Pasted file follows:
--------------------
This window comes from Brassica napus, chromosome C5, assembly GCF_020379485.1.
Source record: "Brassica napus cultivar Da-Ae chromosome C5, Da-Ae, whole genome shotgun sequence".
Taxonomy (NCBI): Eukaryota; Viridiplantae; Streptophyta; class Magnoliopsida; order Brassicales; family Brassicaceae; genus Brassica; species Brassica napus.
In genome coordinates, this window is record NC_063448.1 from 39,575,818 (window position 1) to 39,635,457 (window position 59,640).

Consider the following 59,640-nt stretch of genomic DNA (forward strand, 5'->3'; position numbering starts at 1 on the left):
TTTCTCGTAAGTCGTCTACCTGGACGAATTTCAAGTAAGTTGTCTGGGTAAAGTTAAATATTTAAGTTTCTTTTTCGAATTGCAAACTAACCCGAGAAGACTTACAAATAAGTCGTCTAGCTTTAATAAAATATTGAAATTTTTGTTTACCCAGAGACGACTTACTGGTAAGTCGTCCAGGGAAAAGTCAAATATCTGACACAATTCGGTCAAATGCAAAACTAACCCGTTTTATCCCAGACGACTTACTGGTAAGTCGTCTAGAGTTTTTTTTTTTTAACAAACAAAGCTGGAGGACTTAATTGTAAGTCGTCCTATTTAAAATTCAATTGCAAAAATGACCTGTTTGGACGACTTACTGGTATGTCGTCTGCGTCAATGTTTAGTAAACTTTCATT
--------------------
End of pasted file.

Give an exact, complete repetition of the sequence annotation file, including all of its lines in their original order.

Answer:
This window comes from Brassica napus, chromosome C5, assembly GCF_020379485.1.
Source record: "Brassica napus cultivar Da-Ae chromosome C5, Da-Ae, whole genome shotgun sequence".
Taxonomy (NCBI): Eukaryota; Viridiplantae; Streptophyta; class Magnoliopsida; order Brassicales; family Brassicaceae; genus Brassica; species Brassica napus.
In genome coordinates, this window is record NC_063448.1 from 39,575,818 (window position 1) to 39,635,457 (window position 59,640).

Consider the following 59,640-nt stretch of genomic DNA (forward strand, 5'->3'; position numbering starts at 1 on the left):
TTTCTCGTAAGTCGTCTACCTGGACGAATTTCAAGTAAGTTGTCTGGGTAAAGTTAAATATTTAAGTTTCTTTTTCGAATTGCAAACTAACCCGAGAAGACTTACAAATAAGTCGTCTAGCTTTAATAAAATATTGAAATTTTTGTTTACCCAGAGACGACTTACTGGTAAGTCGTCCAGGGAAAAGTCAAATATCTGACACAATTCGGTCAAATGCAAAACTAACCCGTTTTATCCCAGACGACTTACTGGTAAGTCGTCTAGAGTTTTTTTTTTTTAACAAACAAAGCTGGAGGACTTAATTGTAAGTCGTCCTATTTAAAATTCAATTGCAAAAATGACCTGTTTGGACGACTTACTGGTATGTCGTCTGCGTCAATGTTTAGTAAACTTTCATT